All Pepped Up

Pepe’s Pizza gets a facelift.

By Amy Mulvihill - January 2015

Review: Pepe's Pizza

Pepe’s Pizza gets a facelift.

By Amy Mulvihill - January 2015

Chicken parmigiana sub and curly fries. -Photography by Scott Suchman

As a neighborhood eatery, Pepe's Pizza on Falls Road is hard to beat. It's been around seemingly forever (actually since 1979). It's family-run. (Andy Makris took over after the murder of his father, Peter, in 2000.) And its vast menu offers pretty much everything you could ever want at a deli/diner/family restaurant. (Pizza? Check. Gyros? Check. Burgers, Maryland crab soup, and salads? Check, check, and check.) It's no wonder that North Baltimore families have depended on Pepe's dine-in and carryout options for decades.

So it was with great interest that we watched Pepe's recent $1.5-million renovation, including an expansion that doubled its size. We wondered: Would the new Pepe's retain its humble charm? (We hoped so.) And would the spiffed-up digs prompt a similarly spiffed-up menu? (We hoped not.)

With its new seating area, flat-screen TVs, and earth tones, the updated dining room is a comfortable, if slightly generic, spot for noshing, but the constant bustle of families and kids (with a heavy representation from area private schools) keeps the vibe feeling cheerful and homey.

Except for a few additions (Makris decided to add fried chicken at the request of the construction crews), the menu is largely unchanged. The signature subs boast fillings ranging from Italian meatballs to jumbo fried shrimp and remain satisfying. On a rainy, late-fall night, we opted for the 16-inch eggplant parmigiana and chicken parmigiana subs (both $14.50) and found ourselves rewarded with toasted-bread torpedoes filled with gooey mozzarella, tangy tomato sauce, and thick layers of breaded eggplant and chicken cutlets.

On another occasion, we tried a lamb gyro ($6.50 sandwich, $9.50 platter) stuffed with thin slices of tender meat; lettuce, tomatoes, and onions; and a slightly over-generous dollop of tzatziki sauce. An accompanying Greek salad ($6.95-10.95) leaned a little too heavily on the feta, but the curly fries ($3.95) were golden coils of perfection.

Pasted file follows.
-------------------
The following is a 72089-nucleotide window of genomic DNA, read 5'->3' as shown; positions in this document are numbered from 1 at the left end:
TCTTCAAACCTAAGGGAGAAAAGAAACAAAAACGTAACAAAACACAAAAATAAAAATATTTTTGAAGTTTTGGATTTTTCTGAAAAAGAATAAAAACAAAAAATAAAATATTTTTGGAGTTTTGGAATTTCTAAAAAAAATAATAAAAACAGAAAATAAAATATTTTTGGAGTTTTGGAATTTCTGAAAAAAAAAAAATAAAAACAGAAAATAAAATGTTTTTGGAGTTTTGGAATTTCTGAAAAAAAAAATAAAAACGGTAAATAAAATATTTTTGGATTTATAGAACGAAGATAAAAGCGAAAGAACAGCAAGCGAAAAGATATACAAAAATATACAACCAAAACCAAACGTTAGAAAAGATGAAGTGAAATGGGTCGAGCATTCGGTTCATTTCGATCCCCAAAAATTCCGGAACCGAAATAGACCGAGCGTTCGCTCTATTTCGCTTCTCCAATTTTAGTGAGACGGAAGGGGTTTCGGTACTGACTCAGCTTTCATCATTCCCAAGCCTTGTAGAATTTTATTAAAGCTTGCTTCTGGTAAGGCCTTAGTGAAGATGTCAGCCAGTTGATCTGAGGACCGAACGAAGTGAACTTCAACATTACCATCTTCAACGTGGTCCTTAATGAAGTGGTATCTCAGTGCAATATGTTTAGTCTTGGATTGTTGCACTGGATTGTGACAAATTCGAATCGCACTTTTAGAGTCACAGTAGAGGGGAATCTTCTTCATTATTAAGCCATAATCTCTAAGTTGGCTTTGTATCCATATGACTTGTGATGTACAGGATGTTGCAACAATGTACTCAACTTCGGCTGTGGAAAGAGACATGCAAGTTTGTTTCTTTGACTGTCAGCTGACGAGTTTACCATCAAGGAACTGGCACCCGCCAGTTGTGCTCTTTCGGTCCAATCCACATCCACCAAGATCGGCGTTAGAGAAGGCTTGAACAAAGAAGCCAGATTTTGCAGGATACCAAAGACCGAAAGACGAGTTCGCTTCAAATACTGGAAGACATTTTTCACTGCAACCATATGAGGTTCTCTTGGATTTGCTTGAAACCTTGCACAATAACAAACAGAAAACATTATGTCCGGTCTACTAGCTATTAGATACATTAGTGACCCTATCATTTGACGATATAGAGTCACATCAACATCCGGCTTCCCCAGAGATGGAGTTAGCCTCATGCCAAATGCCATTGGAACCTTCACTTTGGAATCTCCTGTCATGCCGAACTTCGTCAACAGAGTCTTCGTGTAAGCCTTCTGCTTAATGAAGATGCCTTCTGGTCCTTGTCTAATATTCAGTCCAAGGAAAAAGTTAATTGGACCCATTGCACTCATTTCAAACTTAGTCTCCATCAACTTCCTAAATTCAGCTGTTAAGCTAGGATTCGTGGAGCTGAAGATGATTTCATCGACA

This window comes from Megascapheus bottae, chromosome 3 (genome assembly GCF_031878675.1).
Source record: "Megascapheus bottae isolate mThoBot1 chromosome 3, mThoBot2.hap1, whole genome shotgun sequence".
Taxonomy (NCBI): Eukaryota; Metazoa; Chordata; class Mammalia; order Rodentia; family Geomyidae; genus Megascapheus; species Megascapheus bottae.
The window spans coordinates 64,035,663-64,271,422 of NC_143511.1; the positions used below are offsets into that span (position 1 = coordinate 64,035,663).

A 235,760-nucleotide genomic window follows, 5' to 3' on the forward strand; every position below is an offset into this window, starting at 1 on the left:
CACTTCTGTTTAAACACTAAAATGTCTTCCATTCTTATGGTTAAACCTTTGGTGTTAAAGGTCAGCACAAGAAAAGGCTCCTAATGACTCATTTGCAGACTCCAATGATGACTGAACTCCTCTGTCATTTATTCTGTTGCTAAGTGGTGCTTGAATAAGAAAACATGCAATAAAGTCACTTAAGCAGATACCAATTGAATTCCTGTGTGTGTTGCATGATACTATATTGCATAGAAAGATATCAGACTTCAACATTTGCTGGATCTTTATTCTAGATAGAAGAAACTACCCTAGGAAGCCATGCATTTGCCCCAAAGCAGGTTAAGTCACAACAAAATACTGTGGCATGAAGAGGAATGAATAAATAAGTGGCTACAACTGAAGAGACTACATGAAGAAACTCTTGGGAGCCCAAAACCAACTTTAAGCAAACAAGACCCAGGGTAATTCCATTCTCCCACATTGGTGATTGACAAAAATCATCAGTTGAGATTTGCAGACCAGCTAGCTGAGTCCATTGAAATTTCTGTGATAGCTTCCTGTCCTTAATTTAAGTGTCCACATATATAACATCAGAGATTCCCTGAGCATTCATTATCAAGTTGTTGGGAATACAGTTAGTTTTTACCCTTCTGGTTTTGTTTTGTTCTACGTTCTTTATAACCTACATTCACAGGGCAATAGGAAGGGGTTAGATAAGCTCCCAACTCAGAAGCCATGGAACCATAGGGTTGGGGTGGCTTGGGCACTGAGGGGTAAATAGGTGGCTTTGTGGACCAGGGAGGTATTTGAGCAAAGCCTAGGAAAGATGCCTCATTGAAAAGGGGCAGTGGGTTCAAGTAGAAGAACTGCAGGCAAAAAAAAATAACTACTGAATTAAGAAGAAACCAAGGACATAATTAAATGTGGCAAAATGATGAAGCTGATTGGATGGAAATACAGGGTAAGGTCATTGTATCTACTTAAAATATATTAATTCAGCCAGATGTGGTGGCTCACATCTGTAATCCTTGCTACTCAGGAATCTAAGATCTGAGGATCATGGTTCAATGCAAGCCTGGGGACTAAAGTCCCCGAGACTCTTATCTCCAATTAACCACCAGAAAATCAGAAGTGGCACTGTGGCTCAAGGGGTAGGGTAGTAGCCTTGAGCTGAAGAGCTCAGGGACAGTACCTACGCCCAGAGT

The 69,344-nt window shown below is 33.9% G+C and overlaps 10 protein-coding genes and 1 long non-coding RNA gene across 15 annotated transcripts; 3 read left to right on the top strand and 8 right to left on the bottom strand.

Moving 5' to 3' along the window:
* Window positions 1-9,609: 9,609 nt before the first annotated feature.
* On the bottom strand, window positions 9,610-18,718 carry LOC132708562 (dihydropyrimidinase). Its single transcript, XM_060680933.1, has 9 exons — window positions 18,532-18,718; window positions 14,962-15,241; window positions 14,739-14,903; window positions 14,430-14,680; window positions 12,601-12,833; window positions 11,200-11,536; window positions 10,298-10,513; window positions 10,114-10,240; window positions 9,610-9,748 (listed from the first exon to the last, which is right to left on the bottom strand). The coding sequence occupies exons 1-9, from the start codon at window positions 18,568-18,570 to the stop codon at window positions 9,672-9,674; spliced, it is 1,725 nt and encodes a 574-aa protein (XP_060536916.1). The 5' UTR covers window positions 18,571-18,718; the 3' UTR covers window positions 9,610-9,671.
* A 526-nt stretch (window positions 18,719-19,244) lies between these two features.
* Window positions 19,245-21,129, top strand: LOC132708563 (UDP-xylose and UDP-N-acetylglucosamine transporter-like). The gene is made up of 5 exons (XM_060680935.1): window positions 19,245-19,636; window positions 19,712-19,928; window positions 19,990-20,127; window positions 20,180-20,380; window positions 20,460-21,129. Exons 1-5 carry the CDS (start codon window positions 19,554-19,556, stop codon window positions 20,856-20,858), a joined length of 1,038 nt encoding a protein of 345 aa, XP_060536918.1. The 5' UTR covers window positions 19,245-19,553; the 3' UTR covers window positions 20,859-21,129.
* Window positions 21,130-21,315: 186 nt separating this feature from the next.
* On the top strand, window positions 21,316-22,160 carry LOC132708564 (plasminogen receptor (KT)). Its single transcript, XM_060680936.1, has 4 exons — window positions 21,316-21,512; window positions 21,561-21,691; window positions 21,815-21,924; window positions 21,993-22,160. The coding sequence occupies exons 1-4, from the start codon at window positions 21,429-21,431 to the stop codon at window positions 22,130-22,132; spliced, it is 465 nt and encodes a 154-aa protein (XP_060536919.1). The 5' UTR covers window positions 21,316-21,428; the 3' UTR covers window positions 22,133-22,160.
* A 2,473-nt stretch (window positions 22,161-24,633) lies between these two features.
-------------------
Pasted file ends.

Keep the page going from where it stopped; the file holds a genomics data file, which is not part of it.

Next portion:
Pepe's is also open for breakfast, and regulars swear by its platters of eggs, scrapple, sausage, French toast, and breakfast sandwiches.

Whether starting or ending your day at Pepe's, it's likely you'll find exactly what you want. We couldn't be happier that at Pepe's, the more things change, the more they stay the same.


›› Pepe's Pizza: 6081 Falls Rd., 410-377-3287. Hours: Mon.-Thurs. and Sat. 5:30 a.m.-11 p.m., Fri. 5:30 a.m.-12 a.m., Sun. 5:30 a.m.-10 p.m. Breakfast: 85¢-$10.50; pizza: $9.95 and up; entrees $2.50-23.95; sides: $2.95-4.75; desserts: $2.99-3.99.





You May Also Like


Arts District

Points South Drag Brunch Searches for New Home After Restaurant's Closure

The Fells Point bar has closed, but Brooklyn Heights assures patrons the show will go on.

Food & Drink

Review: Fishnet

Fishnet is doing swimmingly in Mount Vernon Marketplace.

Food & Drink

Review: Larder

Larder feeds us from the inside out.



Food & Drink

Meanwhile, Back at the Ranch

Ranch dressing is still trending.

In Good Taste

Open & Shut: Matchbox; The LVH; Good Neighbor

The latest restaurant openings, closings, and recent news.

Chicken parmigiana sub and curly fries. -Photography by Scott Suchman

Connect With Us

Most Read


What to Know About the Maryland Cycling Classic Coming September 2020: For starters, Baltimore's pro cycling event will be more than 100 miles long.

North Ave. Market Celebrates Grand Opening in Station North: Pending liquor board approval, Baltimore will finally have a bar-and-arcade concept.

Miller Steps Down as Maryland Senate President; Baltimore's Bill Ferguson Tapped to Succeed: Longest serving Senate president in state history has been battling cancer.

Mindgrub Opening Tech and Food Infusion Project in Riverside: Todd and Nikki Marks combine their interests for hybrid concept in former Rachel space.

Boys' Latin Honors Military History with In-School Museum: At the Roland Park private school, wartime memorabilia forges lasting personal connections.